The law of superimposition says that stuff found on top is younger than stuff found lower down, in a geological or archaeological column. This is generally true, but there are exceptions, mostly trivial and easily understood. If a cave forms in a rock formation, the stuff that later ends up in that cave is younger in depositional age than the rock underneath which it rests (the rock in the roof of the cave, and above).
One of the coolest examples of what seems to be (but really is not) a violation of this Law of Geology is a thrust fault. A thrust fault is essentially a horizontal fault (as opposed to the more common vertical fault) in which rock from one area slides completely over another area. When this happens, the rock at the base of the upper unit (the one that slid over the other rock) is older than the rock on which it rests.
The fault isn’t really horizontal. but it’s horizontal enough for this to happen. And, in fact, the whole thrust-faulting thing is actually fairly complicated, and there are different processes that cause a similar effect. But in the end, you get an older layer sitting on top of a younger layer.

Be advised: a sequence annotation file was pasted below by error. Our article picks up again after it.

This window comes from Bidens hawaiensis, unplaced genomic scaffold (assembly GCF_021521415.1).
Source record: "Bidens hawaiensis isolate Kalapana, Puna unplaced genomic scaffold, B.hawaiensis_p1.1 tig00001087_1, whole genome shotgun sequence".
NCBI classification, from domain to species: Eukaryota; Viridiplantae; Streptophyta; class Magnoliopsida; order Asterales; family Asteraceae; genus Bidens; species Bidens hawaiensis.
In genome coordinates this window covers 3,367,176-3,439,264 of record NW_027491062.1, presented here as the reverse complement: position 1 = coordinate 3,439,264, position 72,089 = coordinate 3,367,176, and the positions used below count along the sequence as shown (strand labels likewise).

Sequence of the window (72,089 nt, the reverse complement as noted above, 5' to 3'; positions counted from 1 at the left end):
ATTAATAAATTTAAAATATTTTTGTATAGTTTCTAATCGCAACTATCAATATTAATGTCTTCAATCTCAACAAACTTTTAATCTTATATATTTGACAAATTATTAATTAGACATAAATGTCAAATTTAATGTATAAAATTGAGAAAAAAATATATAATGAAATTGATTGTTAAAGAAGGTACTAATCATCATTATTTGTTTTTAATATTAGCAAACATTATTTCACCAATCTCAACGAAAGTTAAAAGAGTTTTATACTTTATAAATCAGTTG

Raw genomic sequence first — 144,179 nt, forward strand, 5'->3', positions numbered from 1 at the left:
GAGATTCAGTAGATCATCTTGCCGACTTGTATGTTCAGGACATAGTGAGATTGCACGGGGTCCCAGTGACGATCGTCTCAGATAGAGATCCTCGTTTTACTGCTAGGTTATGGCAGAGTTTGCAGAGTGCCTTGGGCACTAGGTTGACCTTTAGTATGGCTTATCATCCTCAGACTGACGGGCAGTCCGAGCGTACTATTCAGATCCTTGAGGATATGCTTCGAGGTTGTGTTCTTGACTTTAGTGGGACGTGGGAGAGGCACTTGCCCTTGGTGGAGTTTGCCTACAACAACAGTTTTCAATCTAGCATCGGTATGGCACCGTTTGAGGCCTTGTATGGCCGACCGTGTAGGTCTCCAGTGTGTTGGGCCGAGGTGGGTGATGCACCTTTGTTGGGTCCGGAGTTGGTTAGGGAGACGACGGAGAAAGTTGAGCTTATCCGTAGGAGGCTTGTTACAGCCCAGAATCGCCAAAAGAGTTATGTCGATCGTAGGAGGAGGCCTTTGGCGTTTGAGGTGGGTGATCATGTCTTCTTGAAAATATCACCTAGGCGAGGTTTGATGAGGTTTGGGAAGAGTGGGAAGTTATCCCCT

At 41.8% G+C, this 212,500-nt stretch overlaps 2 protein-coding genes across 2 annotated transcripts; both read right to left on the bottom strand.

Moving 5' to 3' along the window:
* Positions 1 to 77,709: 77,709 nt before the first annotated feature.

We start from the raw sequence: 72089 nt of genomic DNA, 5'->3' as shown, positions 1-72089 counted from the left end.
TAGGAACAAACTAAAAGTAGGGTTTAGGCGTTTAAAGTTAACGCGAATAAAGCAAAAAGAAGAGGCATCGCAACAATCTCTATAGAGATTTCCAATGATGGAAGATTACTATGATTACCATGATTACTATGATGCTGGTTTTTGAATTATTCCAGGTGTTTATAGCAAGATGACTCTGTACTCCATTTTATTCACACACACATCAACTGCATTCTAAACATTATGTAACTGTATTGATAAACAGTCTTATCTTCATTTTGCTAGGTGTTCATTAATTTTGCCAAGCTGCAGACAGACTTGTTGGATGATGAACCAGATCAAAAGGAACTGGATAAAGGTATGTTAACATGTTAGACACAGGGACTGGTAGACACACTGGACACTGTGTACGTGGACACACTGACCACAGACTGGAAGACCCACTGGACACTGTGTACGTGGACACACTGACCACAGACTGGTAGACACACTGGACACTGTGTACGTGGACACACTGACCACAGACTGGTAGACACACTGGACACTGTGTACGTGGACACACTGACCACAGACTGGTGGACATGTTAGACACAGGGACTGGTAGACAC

The reason this is not really a violation of superimposition is this: The older rock was actually deposited on top of the younger rock later in time than the formation of the younger rock. In a way, this is not much different than an ancient mountain made of ancient stuff eroding and generating sand that flows downstream and covers some pre-existing sediment. The fact that the grains of sand were formed a long time ago does not make that recently formed sand deposit old. It is young. But it is a young deposit made of old stuff. A thrust fault is the same thing but instead of there being a zillion tiny grains of sand deposited on some earlier sediment, it’s all one big giant piece!
Here’s a couple of photographs of the Keystone Thrust fault. Tell me if it looks familiar to you: